What Does Debt Relief Do for Development? Evidence from India's Bailout Program for Highly-Indebted Rural Households

65 Pages Posted: 20 Apr 2016

See all articles by Martin Kanz

Martin Kanz

World Bank; World Bank - Development Research Group (DECRG)

Date Written: November 1, 2012

Abstract

This paper studies the impact of a large debt relief program, intended to attenuate investment constraints among highly-indebted households in rural India. It isolates the causal effect of bankruptcy-like debt relief settlements using a natural experiment arising from India's Debt Relief Program for Small and Marginal Farmers -- one of the largest debt relief initiatives in history. The analysis shows that debt relief has a persistent effect on the level of household debt, but does not increase investment and productivity as predicted by theories of debt overhang. Instead, the anticipation of future credit constraints leads to a greater reliance on informal financing, lower investment and a decline in productivity among bailout recipients. The results suggest that one-time settlements may be insufficient to incentivize new investment, but can have significant real effects through their impact on borrower expectations.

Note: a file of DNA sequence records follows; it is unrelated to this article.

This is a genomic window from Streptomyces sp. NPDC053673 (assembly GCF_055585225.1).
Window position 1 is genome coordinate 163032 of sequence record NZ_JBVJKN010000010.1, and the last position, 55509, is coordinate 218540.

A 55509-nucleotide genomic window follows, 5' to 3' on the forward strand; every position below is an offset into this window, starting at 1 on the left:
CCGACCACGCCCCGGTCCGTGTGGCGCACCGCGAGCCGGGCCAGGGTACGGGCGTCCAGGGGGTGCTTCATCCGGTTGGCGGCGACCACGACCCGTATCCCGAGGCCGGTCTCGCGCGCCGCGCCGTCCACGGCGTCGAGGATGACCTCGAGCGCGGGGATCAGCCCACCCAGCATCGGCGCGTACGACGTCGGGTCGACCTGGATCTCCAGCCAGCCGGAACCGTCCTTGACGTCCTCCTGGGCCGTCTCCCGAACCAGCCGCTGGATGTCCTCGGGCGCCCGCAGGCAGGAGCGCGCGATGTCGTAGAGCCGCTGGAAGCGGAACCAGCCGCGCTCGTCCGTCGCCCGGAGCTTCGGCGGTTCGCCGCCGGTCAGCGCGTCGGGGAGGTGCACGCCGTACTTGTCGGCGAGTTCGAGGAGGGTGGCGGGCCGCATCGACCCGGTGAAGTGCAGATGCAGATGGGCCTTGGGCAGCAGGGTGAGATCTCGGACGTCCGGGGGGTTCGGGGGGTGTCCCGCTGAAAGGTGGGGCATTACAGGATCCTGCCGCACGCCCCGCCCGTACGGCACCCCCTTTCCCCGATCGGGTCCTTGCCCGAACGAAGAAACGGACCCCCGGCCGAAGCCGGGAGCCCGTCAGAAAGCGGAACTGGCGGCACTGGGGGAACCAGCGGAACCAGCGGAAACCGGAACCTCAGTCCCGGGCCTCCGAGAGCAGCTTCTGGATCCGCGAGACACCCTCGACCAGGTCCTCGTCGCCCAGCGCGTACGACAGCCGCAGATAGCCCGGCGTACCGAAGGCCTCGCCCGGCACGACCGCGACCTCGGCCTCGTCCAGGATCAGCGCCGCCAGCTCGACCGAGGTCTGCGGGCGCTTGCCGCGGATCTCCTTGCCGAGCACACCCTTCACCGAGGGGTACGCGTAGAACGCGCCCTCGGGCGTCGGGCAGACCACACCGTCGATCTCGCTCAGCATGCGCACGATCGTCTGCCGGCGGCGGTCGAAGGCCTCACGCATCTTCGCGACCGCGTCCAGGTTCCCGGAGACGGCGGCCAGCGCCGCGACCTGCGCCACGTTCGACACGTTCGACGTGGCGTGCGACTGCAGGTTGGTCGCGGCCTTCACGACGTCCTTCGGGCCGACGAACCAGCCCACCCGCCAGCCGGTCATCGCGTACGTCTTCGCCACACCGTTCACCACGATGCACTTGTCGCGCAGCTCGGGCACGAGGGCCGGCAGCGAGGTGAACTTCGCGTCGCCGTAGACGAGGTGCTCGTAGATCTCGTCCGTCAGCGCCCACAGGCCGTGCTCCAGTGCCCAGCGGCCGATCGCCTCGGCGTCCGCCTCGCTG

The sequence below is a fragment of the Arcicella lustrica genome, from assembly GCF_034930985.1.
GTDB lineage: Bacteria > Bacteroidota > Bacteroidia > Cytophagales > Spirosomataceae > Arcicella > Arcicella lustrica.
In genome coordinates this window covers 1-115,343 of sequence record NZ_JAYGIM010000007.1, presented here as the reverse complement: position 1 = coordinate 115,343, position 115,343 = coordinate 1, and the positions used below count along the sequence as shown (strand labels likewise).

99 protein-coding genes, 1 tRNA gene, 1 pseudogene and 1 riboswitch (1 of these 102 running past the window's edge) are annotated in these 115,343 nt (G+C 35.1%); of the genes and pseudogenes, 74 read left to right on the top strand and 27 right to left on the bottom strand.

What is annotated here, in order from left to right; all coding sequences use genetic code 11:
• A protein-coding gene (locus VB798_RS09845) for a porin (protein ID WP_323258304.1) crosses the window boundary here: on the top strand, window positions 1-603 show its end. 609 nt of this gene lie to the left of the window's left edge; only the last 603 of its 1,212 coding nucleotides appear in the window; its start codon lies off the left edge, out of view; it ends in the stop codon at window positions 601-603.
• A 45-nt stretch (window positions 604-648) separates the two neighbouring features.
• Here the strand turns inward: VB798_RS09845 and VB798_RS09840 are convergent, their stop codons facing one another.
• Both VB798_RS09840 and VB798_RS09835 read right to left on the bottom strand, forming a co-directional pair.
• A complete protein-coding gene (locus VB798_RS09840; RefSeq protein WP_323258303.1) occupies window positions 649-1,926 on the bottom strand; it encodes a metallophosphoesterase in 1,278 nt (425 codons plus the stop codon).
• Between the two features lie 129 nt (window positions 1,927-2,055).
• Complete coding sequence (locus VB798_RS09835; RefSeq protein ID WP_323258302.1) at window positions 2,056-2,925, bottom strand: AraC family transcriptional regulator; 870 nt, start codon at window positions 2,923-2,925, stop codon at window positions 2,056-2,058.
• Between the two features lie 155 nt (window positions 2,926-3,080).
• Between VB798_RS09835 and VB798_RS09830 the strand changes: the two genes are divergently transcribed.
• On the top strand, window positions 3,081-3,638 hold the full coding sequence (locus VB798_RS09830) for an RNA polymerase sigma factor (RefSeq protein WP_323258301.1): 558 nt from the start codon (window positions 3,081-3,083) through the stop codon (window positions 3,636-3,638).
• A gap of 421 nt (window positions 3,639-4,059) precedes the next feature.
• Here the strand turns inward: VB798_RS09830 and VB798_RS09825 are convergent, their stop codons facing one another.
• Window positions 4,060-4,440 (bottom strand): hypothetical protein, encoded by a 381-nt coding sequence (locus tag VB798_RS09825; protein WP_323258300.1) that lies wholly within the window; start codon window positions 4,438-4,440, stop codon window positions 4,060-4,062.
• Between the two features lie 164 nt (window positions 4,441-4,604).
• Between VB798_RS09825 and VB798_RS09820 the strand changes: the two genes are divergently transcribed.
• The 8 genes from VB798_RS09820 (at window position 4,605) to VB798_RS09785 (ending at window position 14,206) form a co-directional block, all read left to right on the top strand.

Keywords: Access to Finance, Debt Markets, Bankruptcy and Resolution of Financial Distress, Banks & Banking Reform, External Debt

Suggested Citation

Kanz, Martin, What Does Debt Relief Do for Development? Evidence from India's Bailout Program for Highly-Indebted Rural Households (November 1, 2012). World Bank Policy Research Working Paper No. 6258. Available at SSRN: https://ssrn.com/abstract=2173654

Martin Kanz (Contact Author)

World Bank ( email )

1818 H Street, NW
Washington, DC 20433
United States

World Bank - Development Research Group (DECRG)

1818 H. Street, N.W.
MSN3-311
Washington, DC 20433
United States

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